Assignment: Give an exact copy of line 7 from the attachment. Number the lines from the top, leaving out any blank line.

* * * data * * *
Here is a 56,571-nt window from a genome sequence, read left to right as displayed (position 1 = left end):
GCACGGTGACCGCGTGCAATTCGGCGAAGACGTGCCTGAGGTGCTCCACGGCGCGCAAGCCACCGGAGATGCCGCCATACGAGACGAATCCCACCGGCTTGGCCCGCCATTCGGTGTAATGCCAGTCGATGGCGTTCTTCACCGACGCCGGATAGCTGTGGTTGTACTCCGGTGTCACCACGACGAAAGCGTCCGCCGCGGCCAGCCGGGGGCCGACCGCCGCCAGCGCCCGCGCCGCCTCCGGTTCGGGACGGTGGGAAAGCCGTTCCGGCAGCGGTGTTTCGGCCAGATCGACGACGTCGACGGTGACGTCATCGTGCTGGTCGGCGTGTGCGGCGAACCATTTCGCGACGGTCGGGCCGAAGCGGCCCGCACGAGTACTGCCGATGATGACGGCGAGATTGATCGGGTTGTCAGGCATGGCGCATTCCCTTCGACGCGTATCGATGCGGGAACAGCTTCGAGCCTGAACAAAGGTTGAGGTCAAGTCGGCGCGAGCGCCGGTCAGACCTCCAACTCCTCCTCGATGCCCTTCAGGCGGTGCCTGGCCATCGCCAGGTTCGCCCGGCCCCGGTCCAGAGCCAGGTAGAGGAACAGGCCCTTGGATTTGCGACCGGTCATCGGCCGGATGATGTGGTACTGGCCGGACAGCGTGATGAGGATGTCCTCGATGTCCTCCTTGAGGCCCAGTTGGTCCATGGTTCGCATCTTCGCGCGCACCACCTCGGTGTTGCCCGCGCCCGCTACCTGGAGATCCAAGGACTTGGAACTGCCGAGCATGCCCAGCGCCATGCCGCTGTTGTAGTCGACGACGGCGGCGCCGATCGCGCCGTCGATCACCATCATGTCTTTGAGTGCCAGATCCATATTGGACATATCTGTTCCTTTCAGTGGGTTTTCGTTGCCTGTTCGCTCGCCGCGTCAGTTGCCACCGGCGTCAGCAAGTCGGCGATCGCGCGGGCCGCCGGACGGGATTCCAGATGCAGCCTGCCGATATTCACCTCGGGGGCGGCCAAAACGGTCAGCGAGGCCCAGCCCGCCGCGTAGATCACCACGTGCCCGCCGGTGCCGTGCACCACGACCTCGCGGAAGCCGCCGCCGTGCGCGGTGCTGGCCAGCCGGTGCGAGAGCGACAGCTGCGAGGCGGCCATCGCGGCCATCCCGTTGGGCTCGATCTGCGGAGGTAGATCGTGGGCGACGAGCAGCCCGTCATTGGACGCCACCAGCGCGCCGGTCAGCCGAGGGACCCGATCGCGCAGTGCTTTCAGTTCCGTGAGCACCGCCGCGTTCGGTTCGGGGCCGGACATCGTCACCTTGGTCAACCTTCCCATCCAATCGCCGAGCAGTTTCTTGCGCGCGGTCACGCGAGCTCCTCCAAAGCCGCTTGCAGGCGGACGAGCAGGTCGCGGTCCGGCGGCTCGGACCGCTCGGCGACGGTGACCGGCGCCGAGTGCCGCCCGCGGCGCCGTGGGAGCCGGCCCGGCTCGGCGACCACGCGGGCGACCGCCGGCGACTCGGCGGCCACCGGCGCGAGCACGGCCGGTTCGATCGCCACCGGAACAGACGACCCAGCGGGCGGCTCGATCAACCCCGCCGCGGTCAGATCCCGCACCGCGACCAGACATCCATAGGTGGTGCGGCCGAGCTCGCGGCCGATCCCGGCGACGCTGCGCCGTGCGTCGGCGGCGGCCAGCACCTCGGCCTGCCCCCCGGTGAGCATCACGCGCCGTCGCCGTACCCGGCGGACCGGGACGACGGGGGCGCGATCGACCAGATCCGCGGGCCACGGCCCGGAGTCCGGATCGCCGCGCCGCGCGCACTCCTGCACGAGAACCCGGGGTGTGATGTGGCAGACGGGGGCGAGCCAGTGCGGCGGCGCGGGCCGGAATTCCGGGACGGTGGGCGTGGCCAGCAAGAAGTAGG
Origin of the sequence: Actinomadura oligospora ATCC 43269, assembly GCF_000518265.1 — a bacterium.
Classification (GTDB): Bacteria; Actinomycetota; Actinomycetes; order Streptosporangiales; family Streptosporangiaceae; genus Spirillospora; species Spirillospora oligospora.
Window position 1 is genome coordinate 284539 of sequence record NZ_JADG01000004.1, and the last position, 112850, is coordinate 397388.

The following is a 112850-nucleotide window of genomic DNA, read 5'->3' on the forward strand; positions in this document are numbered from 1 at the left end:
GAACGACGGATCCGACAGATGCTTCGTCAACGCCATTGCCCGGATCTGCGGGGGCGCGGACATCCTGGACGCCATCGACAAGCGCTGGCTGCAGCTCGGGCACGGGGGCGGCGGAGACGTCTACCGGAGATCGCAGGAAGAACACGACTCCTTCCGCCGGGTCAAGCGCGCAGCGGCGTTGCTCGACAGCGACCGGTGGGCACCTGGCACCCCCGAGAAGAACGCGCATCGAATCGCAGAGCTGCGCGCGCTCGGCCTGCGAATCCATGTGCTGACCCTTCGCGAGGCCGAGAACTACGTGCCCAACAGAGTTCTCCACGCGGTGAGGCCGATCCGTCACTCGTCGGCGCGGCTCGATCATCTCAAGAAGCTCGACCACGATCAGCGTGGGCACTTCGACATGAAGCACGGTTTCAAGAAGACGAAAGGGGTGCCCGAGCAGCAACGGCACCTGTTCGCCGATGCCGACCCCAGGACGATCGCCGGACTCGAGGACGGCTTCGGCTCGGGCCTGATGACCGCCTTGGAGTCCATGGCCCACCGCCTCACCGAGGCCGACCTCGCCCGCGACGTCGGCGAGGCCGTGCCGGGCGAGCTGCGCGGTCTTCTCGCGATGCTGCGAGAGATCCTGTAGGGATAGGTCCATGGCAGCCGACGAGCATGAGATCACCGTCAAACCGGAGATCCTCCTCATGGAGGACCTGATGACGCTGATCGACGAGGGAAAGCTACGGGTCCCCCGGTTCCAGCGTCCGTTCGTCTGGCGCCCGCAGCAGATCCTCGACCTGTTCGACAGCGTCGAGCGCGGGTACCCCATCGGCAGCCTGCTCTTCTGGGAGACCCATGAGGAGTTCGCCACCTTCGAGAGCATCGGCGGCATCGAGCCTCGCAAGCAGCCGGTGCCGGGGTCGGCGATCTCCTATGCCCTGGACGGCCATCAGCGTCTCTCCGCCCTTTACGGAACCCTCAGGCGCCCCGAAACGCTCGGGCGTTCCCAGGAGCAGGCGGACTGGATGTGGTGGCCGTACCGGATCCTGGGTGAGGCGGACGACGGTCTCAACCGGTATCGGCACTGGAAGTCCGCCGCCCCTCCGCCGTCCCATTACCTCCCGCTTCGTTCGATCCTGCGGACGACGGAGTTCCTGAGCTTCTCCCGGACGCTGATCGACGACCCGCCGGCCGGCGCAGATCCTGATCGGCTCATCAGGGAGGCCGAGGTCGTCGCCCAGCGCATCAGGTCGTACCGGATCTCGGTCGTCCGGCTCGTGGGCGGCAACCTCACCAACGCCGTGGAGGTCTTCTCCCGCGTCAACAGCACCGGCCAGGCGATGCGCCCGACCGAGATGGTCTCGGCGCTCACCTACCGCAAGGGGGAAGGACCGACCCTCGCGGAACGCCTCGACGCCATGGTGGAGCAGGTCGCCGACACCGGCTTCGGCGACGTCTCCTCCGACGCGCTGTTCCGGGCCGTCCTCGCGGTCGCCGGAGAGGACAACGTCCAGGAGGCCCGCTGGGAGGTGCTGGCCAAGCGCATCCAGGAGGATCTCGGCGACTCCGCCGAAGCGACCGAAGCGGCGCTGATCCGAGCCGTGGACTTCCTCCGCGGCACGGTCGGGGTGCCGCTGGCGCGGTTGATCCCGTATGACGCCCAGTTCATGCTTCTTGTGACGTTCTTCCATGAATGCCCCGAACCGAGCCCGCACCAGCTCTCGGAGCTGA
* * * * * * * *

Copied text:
GAACGACGGATCCGACAGATGCTTCGTCAACGCCATTGCCCGGATCTGCGGGGGCGCGGACATCCTGGACGCCATCGACAAGCGCTGGCTGCAGCTCGGGCACGGGGGCGGCGGAGACGTCTACCGGAGATCGCAGGAAGAACACGACTCCTTCCGCCGGGTCAAGCGCGCAGCGGCGTTGCTCGACAGCGACCGGTGGGCACCTGGCACCCCCGAGAAGAACGCGCATCGAATCGCAGAGCTGCGCGCGCTCGGCCTGCGAATCCATGTGCTGACCCTTCGCGAGGCCGAGAACTACGTGCCCAACAGAGTTCTCCACGCGGTGAGGCCGATCCGTCACTCGTCGGCGCGGCTCGATCATCTCAAGAAGCTCGACCACGATCAGCGTGGGCACTTCGACATGAAGCACGGTTTCAAGAAGACGAAAGGGGTGCCCGAGCAGCAACGGCACCTGTTCGCCGATGCCGACCCCAGGACGATCGCCGGACTCGAGGACGGCTTCGGCTCGGGCCTGATGACCGCCTTGGAGTCCATGGCCCACCGCCTCACCGAGGCCGACCTCGCCCGCGACGTCGGCGAGGCCGTGCCGGGCGAGCTGCGCGGTCTTCTCGCGATGCTGCGAGAGATCCTGTAGGGATAGGTCCATGGCAGCCGACGAGCATGAGATCACCGTCAAACCGGAGATCCTCCTCATGGAGGACCTGATGACGCTGATCGACGAGGGAAAGCTACGGGTCCCCCGGTTCCAGCGTCCGTTCGTCTGGCGCCCGCAGCAGATCCTCGACCTGTTCGACAGCGTCGAGCGCGGGTACCCCATCGGCAGCCTGCTCTTCTGGGAGACCCATGAGGAGTTCGCCACCTTCGAGAGCATCGGCGGCATCGAGCCTCGCAAGCAGCCGGTGCCGGGGTCGGCGATCTCCTATGCCCTGGACGGCCATCAGCGTCTCTCCGCCCTTTACGGAACCCTCAGGCGCCCCGAAACGCTCGGGCGTTCCCAGGAGCAGGCGGACTGGATGTGGTGGCCGTACCGGATCCTGGGTGAGGCGGACGACGGTCTCAACCGGTATCGGCACTGGAAGTCCGCCGCCCCTCCGCCGTCCCATTACCTCCCGCTTCGTTCGATCCTGCGGACGACGGAGTTCCTGAGCTTCTCCCGGACGCTGATCGACGACCCGCCGGCCGGCGCAGATCCTGATCGGCTCATCAGGGAGGCCGAGGTCGTCGCCCAGCGCATCAGGTCGTACCGGATCTCGGTCGTCCGGCTCGTGGGCGGCAACCTCACCAACGCCGTGGAGGTCTTCTCCCGCGTCAACAGCACCGGCCAGGCGATGCGCCCGACCGAGATGGTCTCGGCGCTCACCTACCGCAAGGGGGAAGGACCGACCCTCGCGGAACGCCTCGACGCCATGGTGGAGCAGGTCGCCGACACCGGCTTCGGCGACGTCTCCTCCGACGCGCTGTTCCGGGCCGTCCTCGCGGTCGCCGGAGAGGACAACGTCCAGGAGGCCCGCTGGGAGGTGCTGGCCAAGCGCATCCAGGAGGATCTCGGCGACTCCGCCGAAGCGACCGAAGCGGCGCTGATCCGAGCCGTGGACTTCCTCCGCGGCACGGTCGGGGTGCCGCTGGCGCGGTTGATCCCGTATGACGCCCAGTTCATGCTTCTTGTGACGTTCTTCCATGAATGCCCCGAACCGAGCCCGCACCAGCTCTCGGAGCTGA